NEAR ZERO WHEAT PRODUCTION Venezuela is almost entirely dependent on imported wheat for domestic consumption. There may be a few thousand hectares of experimental wheat grown in the country. The Venezuelan Millers Association indicates that the domestic wheat supply has a very marginal impact on the market. Furthermore, the dearth of agricultural inputs in the current year will further challenge any domestic production. Without broad political and economic reform to allow for the import of inputs, production in the forecast year will be near zero.

In MY 2020/21, USDA’s Caracas post expects continued declines in wheat consumption, reaching only 775,000 metric tons. The decrease is explained by a shrinking population, deteriorating government revenues, and continued high inflation. Consumption in MY 2019/20 is expected to only reach 780,000 metric tons.

With the global economic downturn associated with the novel coronavirus and the ongoing oil price wars, government revenue for public sector purchases will be limited in the coming year. Additionally, total consumption will drop as refugees continue to flee the country. UN estimates put the 2020 Venezuelan population at 28.4 million, the lowest level in a decade. Some of the decreases in Venezuelan consumption will likely reappear as increased consumption in neighboring Colombia, Peru, and Ecuador.

Since Venezuelan per capita consumption of wheat peaked in 2014, it has been on a steadily decline. In 2014, the post estimates that Venezuelans consumed 61.6 kilograms of wheat per year. Per capita consumption currently stands at 28.9 kilograms per year, as high inflation eroded purchasing power and dwindling government revenues limited public-sector imports.

USDA Caracas post estimates that Venezuela will import 775,000 metric tons of wheat in MY 2020/21. The post also decreases MY 2019/20 wheat imports 22 percent to 780,000 metric tons. The decrease is based on slower than expected shipments in the current year. In September 2019, Russia signed an agreement with the Maduro administration to supply 600,000 metric tons of wheat to Venezuela over the next year. The media reported that this agreement was an increase over the 254,000 tons supplied in 2018. As of March 2020, only 99,000 tons of Russian wheat had arrived at the port in Venezuela since the agreement was signed. Contacts indicate that private millers have rejected the opportunity to purchase Russian wheat from the Maduro government due to concerns with quality.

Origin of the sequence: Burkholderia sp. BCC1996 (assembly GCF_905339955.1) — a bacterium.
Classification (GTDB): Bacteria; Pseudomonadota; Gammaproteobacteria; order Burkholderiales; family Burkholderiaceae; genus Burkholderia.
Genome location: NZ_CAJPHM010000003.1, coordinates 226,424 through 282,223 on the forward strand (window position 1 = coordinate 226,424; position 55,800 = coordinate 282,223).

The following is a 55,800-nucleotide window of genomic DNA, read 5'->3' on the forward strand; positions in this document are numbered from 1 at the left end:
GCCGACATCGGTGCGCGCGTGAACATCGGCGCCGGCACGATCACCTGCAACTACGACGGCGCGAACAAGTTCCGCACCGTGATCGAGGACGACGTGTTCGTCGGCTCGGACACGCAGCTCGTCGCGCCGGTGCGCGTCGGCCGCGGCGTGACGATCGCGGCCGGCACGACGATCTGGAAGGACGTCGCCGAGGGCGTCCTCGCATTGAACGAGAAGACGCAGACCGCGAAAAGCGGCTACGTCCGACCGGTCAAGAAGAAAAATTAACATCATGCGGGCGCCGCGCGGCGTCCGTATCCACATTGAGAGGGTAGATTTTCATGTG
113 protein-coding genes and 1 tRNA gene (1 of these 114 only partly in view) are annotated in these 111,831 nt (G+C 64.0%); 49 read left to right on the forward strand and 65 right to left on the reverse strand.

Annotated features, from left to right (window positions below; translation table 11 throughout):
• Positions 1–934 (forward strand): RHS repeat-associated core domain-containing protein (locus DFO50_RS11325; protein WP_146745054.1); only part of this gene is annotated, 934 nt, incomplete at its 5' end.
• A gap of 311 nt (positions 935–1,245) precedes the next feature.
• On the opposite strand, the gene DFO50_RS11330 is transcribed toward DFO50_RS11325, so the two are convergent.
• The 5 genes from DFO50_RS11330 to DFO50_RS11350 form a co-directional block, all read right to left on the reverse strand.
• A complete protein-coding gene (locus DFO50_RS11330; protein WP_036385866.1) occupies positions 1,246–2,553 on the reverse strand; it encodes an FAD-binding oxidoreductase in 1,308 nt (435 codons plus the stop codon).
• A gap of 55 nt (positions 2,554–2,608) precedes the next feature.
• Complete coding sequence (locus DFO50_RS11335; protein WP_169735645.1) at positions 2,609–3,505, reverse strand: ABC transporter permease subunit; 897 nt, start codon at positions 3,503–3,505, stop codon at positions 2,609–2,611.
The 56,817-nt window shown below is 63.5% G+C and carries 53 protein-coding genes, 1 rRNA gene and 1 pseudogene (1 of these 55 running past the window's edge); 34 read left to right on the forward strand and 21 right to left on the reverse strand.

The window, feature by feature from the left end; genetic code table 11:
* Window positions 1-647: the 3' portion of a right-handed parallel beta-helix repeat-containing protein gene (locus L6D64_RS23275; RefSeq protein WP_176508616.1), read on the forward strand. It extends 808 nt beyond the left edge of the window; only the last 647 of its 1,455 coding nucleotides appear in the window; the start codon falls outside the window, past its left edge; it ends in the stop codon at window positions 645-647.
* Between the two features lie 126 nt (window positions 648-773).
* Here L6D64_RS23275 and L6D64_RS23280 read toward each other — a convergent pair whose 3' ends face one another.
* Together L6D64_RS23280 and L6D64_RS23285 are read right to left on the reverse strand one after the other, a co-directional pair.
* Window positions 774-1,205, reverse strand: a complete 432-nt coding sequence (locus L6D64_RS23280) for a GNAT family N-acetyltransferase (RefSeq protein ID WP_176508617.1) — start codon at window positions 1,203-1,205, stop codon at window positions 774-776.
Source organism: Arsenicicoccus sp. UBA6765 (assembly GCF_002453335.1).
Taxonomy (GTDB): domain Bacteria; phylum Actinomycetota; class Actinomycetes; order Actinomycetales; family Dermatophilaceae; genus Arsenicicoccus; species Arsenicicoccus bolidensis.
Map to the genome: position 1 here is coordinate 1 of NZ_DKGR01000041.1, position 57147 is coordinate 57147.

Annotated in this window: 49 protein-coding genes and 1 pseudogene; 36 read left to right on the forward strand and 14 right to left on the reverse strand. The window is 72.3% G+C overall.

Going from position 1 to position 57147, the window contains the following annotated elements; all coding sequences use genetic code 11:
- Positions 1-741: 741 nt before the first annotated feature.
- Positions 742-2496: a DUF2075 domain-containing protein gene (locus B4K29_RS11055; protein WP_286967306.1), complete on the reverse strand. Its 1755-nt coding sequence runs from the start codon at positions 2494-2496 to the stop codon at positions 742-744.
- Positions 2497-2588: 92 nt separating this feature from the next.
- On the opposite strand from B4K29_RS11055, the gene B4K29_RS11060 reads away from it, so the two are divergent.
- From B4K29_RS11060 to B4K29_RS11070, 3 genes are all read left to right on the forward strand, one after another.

DROP IN RICE PRODUCTION Post forecasts harvested rice area in MY 2020/21 to drop to 55,000 hectares on resource limitations. With the decreased area, FAS Caracas estimates that production will reach only 105 MT. A severe lack of fuel, seeds, fertilizers, and access to credit is limiting the amount of land that farmers can put into rice cultivation. Marginal lands are being excluded from grain production, some of which will be moved to low-cost staples such as tubers and legumes. Low oil prices and resource strain from the ongoing COVID-19 outbreak are expected to exacerbate the drops in production in the forecast year.

In MY 2020/21, the post forecasts that consumption will drop 10,000 metric tons to 590,000 tons. The marginal drops reflect continued emigration and low per capita consumption. NGOs operating in Venezuela estimate per capita rice consumption between 20 and 23 kilograms per person per year.

In MY 2020/21, post forecasts Venezuela import 450,000 metric tons of rice. The opening of imports to the private sector discussed above has allowed rice imports to remain mostly stable. There is some cross-border trade with Colombia, which is mostly unreported and may account for as much as 50,000 MT of rice imports. Post estimates that MY 2019/20 rice imports will reach 460,000 metric tons based on actual port arrivals to date and additional volumes arriving by land from Colombia.

CORN Post forecasts further decrease in Venezuelan corn production in MY 2020/21. Area planted is expected to fall an additional 33 percent to 100,000 hectares, while yields drop modestly. With decreasing area, post estimates that total production will fall to 280 metric tons. The post is also decreasing MY 2019/20 production 10 percent to 450,000 metric tons on fuel shortages expected to negatively impact harvest.

Forecasts for MY 2020/21 illustrate drops in consumption consistent with decreases in production. Post forecasts total consumption in MY 2020/21 to reach 800,000 metric tons, 300,000 metric tons. Post estimates that consumption in MY 2019/20 will only reach 950,000 metric tons, 150,000 tons below official estimates. The current year downward revisions are necessary as imports have not made up for anticipated production drops.

USDA post forecasts that total corn imports in MY 2020/2021 will fall to 440,000 metric tons. Private importers are currently limited by access to hard currency and cash flow, as many are unable to access credit for imports. The decrease assumes that the Maduro government will continue to allow the private sector to control imports. An increase in food-for-oil deals or similar future government arrangements could drive up imports. Almost all yellow corn is imported from the United States and white corn from Mexico. The post is decreasing MY 2019/20 imports 50,000 on actual shipments to date.

Source: USDA, Foreign Agricultural Service, Global Agricultural Information Network (GAIN) report